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To describe the feasibility, acceptability, and results of Strong Families Start at Home, a 6-month pilot trial of a home-based food parenting/nutrition intervention.
Pilot randomized controlled trial
Parents and their 2–5-year-old child were randomized into intervention (responsive food parenting practices/ nutrition) or control (reading readiness) groups.
Participants received 6 visits with a community health worker trained in motivational interviewing (3 home visits; 3 phone calls); an in-home cooking or reading activity; personalized feedback on a recorded family meal or reading activity; text messages; and tailored printed materials.
Parents (n=63) were mostly mothers (90%), Hispanic/Latinx (87%), born outside the United States (62%), with household incomes <$25k (54%). Despite delivery during COVID-19, 63% of dyads were retained at 6 months. The intervention was delivered with high fidelity.
All parents in the intervention group (n=24) expressed high levels of satisfaction with the intervention, which produced positive treatment effects for whole and total fruit component HEI-2015 scores (PE=2.14, 95%CI 0.17-1.48; PE= 1.71,95%CI 0.16-1.47, respectively) and negative treatment effects for sodium (PE=-2.09,95%CI -1.35-0.04). Positive treatment effects also resulted for the following food parenting practices: regular timing of meals and snacks (PE=1.08, 95%CI 0.61-2.00), reducing distractions during mealtimes (PE=-0.79,95%CI -1.52- -0.19), using food as a reward (PE=-0.54, 95% CI -1.35- -0.04) and providing a supportive meal environment (PE=0.73, 95% CI 0.18-1.51).
Given the continued disparities in diet quality among low-income, and diverse families, continued efforts to improve child diet quality in fully powered intervention trials are needed.
Psychiatrists depend on their patients for clinical information and are obligated to regard them as trustworthy, except in special circumstances. Nevertheless, some critics of psychiatry have argued that psychiatrists frequently perpetrate epistemic injustice against patients. Epistemic injustice is a moral wrong that involves unfairly discriminating against a person with respect to their ability to know things because of personal characteristics like gender or psychiatric diagnosis.
We review the concept of epistemic injustice and several claims that psychiatric practice is epistemically unjust.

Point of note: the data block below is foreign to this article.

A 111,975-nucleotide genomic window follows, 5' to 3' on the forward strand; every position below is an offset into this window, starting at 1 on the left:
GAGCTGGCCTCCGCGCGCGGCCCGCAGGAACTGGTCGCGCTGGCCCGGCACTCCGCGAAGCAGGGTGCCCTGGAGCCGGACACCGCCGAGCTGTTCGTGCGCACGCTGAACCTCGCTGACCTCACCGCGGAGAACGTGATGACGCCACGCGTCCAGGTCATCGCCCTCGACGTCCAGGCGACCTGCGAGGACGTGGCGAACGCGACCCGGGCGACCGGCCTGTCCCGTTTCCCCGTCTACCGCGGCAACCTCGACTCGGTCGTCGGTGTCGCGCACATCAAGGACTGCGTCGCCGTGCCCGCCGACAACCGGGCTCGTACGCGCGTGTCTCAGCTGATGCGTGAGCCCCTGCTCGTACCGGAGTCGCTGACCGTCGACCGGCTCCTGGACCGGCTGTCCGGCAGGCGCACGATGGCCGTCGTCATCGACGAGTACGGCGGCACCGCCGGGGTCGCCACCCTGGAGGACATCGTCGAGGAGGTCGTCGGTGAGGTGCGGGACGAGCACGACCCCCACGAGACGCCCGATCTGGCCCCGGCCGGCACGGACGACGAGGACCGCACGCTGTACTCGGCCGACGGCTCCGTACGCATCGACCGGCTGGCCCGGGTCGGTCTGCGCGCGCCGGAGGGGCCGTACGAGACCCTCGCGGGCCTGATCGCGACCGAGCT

While acknowledging the risk of epistemic injustice in psychiatry and other medical fields, we argue that most concerns that psychiatric practice is epistemically unjust are unfounded.
The concept of epistemic injustice does not add significantly to existing standards of good clinical practice, and that it could produce changes in practice that would be deleterious. Psychiatrists should resist calls for changes to clinical practice based on this type of criticism.
We summarize what we assess as the past year's most important findings within climate change research: limits to adaptation, vulnerability hotspots, new threats coming from the climate–health nexus, climate (im)mobility and security, sustainable practices for land use and finance, losses and damages, inclusive societal climate decisions and ways to overcome structural barriers to accelerate mitigation and limit global warming to below 2°C.
We synthesize 10 topics within climate research where there have been significant advances or emerging scientific consensus since January 2021. The selection of these insights was based on input from an international open call with broad disciplinary scope. Findings concern: (1) new aspects of soft and hard limits to adaptation; (2) the emergence of regional vulnerability hotspots from climate impacts and human vulnerability; (3) new threats on the climate–health horizon – some involving plants and animals; (4) climate (im)mobility and the need for anticipatory action; (5) security and climate; (6) sustainable land management as a prerequisite to land-based solutions; (7) sustainable finance practices in the private sector and the need for political guidance; (8) the urgent planetary imperative for addressing losses and damages; (9) inclusive societal choices for climate-resilient development and (10) how to overcome barriers to accelerate mitigation and limit global warming to below 2°C.
Social media summary
Science has evidence on barriers to mitigation and how to overcome them to avoid limits to adaptation across multiple fields.
In current English, the term ‘narrative’ covers a lot of conceptual ground – from an overarching position on some big issue, to all kinds of storytelling, to a general attention to language or metaphor. This chapter argues for narrowing our conception of ‘narrative’ to add value to scholarship in the history and philosophy of science (HPS). This narrower Narrative Science Approach treats narrative as a distinct and complex discursive form, subject to careful technical theorizing in its own right. By using analytical categories from narrative theory, we can identify in rigorous detail how scientific narratives are put together, what might distinguish them from other narrative forms, and the questions they raise for HPS and narrative enquiry. Similarly, when scientists use narrative ways of reasoning, tools from cognitive narratology enable us to reconstruct their imaginative activity. As a reciprocal movement, our Narrative Science Approach promises to enrich narrative studies.